As Metz pointed to the sheer volume of content available, Rotblat noted that Tubi has over 45,000 titles – an amount that for most of its buyers could be overwhelming.

“We know the majority of our buyers, if we were to give them everything, they really wouldn’t know what to do with it,” he asserted. “They’re already strapped buying teams, it’s not the same as ‘this program is running from this time to this time on this network.”

Long-term, he believes there are ways that will enable more privacy-safe and compliant methods, but short-term Tubi has turned to creating a campaign insight product. He said this provides more transparency beyond genres in terms of types of content, but without matching the IP address to what a specific viewer is watching at a certain time.

“That’s our approach right now and we’ve gotten a lot of interest because that’s more than what most are able to do,” he said, while still acknowledging that it’s an important problem.

Looking at FASTs specifically, Rotblat said it’s “a little more complicated” as FAST channels can be distributed to many different apps that themselves have different ad experiences, with content bundled and packaged a bit differently than a pure play AVOD app.

Tubi is one of the media-owned FAST platforms, alongside Paramount-owned Pluto TV, Comcast’s Xumo, and NBCUniversal’s Peacock. There are also platform players like Roku’s The Roku Channel and Amazon’s Freevee, as well as smart TV OEMs Samsung, LG, and Vizio. Not to mention several independent publisher apps and FAST channels that own and operate their own channels or distribute on other platforms. Major SVOD players Netflix and Disney are also jumping into the ad-supported space this year with respective new tiers of on-demand content that include ads.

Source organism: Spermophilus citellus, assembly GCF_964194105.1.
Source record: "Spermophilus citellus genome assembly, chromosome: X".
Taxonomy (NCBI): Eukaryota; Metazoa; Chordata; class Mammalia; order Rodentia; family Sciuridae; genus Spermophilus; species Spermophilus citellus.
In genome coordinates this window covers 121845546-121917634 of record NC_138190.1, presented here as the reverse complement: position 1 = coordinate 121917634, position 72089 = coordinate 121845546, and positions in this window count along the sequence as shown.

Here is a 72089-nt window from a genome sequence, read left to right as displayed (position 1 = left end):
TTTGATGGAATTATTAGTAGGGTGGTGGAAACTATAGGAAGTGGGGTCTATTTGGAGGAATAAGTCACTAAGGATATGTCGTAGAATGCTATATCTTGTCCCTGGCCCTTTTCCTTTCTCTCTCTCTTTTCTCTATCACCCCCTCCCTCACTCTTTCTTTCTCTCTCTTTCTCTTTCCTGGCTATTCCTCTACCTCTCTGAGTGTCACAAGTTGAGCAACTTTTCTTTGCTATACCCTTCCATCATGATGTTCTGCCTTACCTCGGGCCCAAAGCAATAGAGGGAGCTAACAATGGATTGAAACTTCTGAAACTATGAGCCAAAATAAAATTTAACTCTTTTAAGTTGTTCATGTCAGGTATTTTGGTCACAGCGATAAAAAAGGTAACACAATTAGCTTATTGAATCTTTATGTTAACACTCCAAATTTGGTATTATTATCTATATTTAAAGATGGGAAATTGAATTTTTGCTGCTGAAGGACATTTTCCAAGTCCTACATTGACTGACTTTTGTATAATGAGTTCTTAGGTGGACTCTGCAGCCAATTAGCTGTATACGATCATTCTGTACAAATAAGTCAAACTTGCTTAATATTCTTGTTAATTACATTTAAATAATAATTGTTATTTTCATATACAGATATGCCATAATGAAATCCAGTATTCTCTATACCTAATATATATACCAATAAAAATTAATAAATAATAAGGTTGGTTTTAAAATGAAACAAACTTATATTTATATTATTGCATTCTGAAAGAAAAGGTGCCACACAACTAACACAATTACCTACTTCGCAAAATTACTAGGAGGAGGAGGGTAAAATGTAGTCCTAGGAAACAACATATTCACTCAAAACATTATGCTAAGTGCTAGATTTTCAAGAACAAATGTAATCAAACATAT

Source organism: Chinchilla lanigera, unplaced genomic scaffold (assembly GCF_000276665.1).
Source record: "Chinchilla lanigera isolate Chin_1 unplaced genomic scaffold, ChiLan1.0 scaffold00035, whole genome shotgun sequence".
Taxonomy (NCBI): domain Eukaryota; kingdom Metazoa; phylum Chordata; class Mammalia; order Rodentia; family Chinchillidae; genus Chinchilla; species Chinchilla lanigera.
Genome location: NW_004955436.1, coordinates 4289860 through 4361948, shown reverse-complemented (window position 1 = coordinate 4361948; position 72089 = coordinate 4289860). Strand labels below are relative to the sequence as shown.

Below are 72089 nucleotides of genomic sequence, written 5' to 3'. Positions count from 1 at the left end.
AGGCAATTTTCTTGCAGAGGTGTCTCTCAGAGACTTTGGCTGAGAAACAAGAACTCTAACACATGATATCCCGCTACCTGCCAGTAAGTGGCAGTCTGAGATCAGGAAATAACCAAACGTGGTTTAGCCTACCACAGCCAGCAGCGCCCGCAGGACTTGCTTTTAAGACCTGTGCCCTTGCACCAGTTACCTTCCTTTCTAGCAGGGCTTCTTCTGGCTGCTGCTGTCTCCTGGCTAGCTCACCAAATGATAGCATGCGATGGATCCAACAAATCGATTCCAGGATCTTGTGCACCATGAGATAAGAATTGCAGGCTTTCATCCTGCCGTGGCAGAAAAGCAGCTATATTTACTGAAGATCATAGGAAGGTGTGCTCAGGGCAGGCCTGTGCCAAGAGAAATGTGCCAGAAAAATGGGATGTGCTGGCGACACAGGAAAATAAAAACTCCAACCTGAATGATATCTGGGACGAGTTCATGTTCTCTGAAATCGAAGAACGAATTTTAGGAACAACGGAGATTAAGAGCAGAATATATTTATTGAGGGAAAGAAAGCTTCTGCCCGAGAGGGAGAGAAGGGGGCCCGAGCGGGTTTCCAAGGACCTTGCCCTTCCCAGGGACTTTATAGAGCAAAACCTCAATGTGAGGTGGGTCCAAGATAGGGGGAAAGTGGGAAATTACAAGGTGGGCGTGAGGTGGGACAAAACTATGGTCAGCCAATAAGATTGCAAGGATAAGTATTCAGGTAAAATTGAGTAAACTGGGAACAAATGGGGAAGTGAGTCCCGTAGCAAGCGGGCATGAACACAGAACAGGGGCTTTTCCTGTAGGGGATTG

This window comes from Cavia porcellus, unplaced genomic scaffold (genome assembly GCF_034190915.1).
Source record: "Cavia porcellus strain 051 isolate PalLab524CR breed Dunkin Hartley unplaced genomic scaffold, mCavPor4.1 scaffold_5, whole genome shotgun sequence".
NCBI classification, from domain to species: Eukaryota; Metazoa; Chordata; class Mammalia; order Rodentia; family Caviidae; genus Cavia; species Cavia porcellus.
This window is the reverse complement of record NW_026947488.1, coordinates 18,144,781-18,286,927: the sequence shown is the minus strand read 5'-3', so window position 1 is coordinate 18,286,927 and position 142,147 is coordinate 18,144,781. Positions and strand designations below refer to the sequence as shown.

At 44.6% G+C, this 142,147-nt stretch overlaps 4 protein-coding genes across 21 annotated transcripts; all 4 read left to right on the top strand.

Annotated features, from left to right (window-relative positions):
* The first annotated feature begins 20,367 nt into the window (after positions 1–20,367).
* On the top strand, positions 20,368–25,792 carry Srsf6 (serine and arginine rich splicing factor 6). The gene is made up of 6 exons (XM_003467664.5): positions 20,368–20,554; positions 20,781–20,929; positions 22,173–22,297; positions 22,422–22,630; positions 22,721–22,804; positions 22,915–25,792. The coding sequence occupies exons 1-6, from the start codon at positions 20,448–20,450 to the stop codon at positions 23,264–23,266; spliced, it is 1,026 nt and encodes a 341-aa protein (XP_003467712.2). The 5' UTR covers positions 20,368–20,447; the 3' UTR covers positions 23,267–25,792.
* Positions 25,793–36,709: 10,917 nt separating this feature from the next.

Rafael Urbina, GM and EVP of AVOD Streaming for TelevisaUnivision and ViX, said that in an effort to give advertisers more insights and understand the audience better, the company has been working to build the first Hispanic household graph to understand its entire audience of streaming and addressable TV.

Working with partners and MVPDS, he said it covers about 85% of Hispanic households and tens of millions of devices.

The company matches that against their behavior and consumption on TelevisaUnivsion’s streaming services, but has to balance that with privacy concerns.

“We match that against their behavior and consumption on our streaming platforms,” Urbina said. “We have to balance that with privacy concerns.”

Add to that the fact that in most cases, he said, they’re reaching these consumers through platforms that have their own privacy rules that TelevisaUnivsion must abide by.

“So what I can do on iOS or TV OS is really in the hands of Apple, what I can do with Roku is different,” he said, highlighting how it varies by platform.

Although Metz highlighted remaining challenges for ad buying on streaming, she expects to see an acceleration in industry efforts over the next year on privacy-safe data environments. Metz would like to be able to manage buying elements in the context of scheduled viewing and on-demand viewing, rather than terms like FAST and VOD.

“But to do that I’m going to need a lot of work from the industry and a lot of help because I’m going to need viewership data from all my streaming partners so I can really plan and execute,” she continued.

Earlier this week there was some movement by OpenAP (owned by major media companies Fox, NBCUniversal, Paramount and Warner Bros. Discovery) – which welcomed Snowflake Ventures as an investor and minority owner. A main aspect of the investment is to bolster OpenAP’s cross platform clean room product Data Hub, to create an environment to easily measure and distribute consumer data in a privacy-safe environment.